One hand reached out for her. She ducked under it, her hands coming up with the wrists crossed in an x-block. Catching the attacker’s forearm between her hands, she shifted to grab him, then quickly pulled him toward her with her right hand and to the side. As his body hurtled past her, her left hand lashed out once, twice, three times, rapid blows to his head, neck, and back. She swung the now-unconscious body around like a club, tripping up the remaining two attackers.
“Good work, honey!”
Thanks, Grandmom. Now for the clown in the car! I think the power is coming back now. Beth concentrated and pointed a hand toward the car. Her body glowed once more, and tendrils of fire reached out and peeled the top off the sedan, revealing a uniformed driver in the front and an elderly man in the back with a strange metal helmet. With hardly a conscious thought, the car roof moved around the dock, scooping up the hurt and unconscious felons and imprisoning them. “See? I can manipulate the things around them. I just don’t think I can directly affect people.”
Speaking aloud, Flamebird looked directly at the old man. “Clifford Devoe, AKA the Thinker, I presume?”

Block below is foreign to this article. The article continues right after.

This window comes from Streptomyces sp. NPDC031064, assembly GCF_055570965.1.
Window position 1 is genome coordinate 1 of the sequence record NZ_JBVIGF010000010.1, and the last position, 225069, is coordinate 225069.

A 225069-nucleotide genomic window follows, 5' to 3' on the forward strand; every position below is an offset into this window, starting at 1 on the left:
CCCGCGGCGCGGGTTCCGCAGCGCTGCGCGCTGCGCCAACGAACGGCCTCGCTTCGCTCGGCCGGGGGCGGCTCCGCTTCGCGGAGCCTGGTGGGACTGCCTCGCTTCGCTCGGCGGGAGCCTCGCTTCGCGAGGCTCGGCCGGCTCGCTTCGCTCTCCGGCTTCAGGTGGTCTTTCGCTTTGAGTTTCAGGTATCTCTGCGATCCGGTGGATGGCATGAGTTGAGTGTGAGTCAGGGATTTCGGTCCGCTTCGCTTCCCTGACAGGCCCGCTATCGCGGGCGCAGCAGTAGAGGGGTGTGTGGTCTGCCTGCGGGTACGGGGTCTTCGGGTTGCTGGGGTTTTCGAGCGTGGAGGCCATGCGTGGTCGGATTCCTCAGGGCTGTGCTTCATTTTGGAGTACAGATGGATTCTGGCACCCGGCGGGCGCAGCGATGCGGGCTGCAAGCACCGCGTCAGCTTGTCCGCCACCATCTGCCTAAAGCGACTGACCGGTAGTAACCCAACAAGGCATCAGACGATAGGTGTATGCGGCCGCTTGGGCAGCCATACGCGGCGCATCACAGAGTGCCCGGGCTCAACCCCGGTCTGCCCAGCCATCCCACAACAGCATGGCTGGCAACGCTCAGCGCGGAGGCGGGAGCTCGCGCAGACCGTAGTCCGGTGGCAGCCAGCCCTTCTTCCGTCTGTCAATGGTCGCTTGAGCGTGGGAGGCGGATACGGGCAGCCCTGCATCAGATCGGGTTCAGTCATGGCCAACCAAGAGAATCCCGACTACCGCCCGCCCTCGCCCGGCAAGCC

“You presume far too much, young lady!” cried a voice from above her.
“What in the name of Edison are you doing here?” The Thinker looked up from the ruins of his car and spied a man clad in black tuxedo, top hat, and cape, sitting cross-legged on a flying carpet.
“I was merely hoping to advise you of a matter in which you might be interested, old comrade of mine. Looks like I’ve come just in time.”
Between them, the teenage heroine known as Flamebird stood in shocked confusion. Just as it seemed she could capture the man she believed responsible for her parents’ deaths, a newcomer had entered the scene. She gestured upward, and bolts of fire shot out at the flying carpet, only to be repelled a scant two inches from the fabric.
“See, Thinker? I’ve always tried to tell you that magic is superior to science. Even this apparent nuclear girl cannot get through my magical shields. Now come along, and I can see to it that she doesn’t bother you again.”
“Of course, Wizard! Of course! Just get me out of here!” The Thinker started to exit his car, but before he could open the door, the Wizard muttered a few words of a lost language, waved his wand, and they were both gone, leaving Flamebird alone on the dock with the Thinker’s unconscious lackeys.
Now what do we do, Grandmom? thought Beth to her other half, Kathy Carson.
“For now, Beth, we take what we can get. Make sure they can’t squirm out, then we’ll call the police to pick them up. I’m sure the Thinker will show up sooner or later. Meanwhile, we can also tell the police about his activities. After this, Clifford Devoe will no longer be considered the model of a reformed felon. The information Red Robin provided will see to it that his attempts to corner the power market in Gotham are finished.”
The criminals secure in a cage formed from the remains of Devoe’s car, Flamebird flew off for home, taking what consolation she could from the night’s efforts. “Someday, though, I will make sure the Thinker pays.”
“We both will, Beth. We both will.”